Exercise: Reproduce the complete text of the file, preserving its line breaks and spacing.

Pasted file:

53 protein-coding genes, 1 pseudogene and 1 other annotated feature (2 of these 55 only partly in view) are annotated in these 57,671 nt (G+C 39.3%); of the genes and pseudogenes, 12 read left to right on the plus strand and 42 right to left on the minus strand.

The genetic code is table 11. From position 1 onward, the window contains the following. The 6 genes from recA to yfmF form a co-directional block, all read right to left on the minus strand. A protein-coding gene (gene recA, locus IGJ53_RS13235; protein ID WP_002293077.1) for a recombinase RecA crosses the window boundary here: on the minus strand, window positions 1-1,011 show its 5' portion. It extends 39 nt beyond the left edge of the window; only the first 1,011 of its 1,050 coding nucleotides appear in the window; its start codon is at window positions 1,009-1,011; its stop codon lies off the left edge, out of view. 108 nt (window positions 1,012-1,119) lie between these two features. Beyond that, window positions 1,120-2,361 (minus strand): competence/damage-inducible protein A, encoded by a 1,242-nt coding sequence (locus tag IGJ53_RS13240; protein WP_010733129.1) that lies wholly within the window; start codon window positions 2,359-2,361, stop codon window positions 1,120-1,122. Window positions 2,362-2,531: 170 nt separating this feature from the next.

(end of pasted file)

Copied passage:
53 protein-coding genes, 1 pseudogene and 1 other annotated feature (2 of these 55 only partly in view) are annotated in these 57,671 nt (G+C 39.3%); of the genes and pseudogenes, 12 read left to right on the plus strand and 42 right to left on the minus strand.

The genetic code is table 11. From position 1 onward, the window contains the following. The 6 genes from recA to yfmF form a co-directional block, all read right to left on the minus strand. A protein-coding gene (gene recA, locus IGJ53_RS13235; protein ID WP_002293077.1) for a recombinase RecA crosses the window boundary here: on the minus strand, window positions 1-1,011 show its 5' portion. It extends 39 nt beyond the left edge of the window; only the first 1,011 of its 1,050 coding nucleotides appear in the window; its start codon is at window positions 1,009-1,011; its stop codon lies off the left edge, out of view. 108 nt (window positions 1,012-1,119) lie between these two features. Beyond that, window positions 1,120-2,361 (minus strand): competence/damage-inducible protein A, encoded by a 1,242-nt coding sequence (locus tag IGJ53_RS13240; protein WP_010733129.1) that lies wholly within the window; start codon window positions 2,359-2,361, stop codon window positions 1,120-1,122. Window positions 2,362-2,531: 170 nt separating this feature from the next.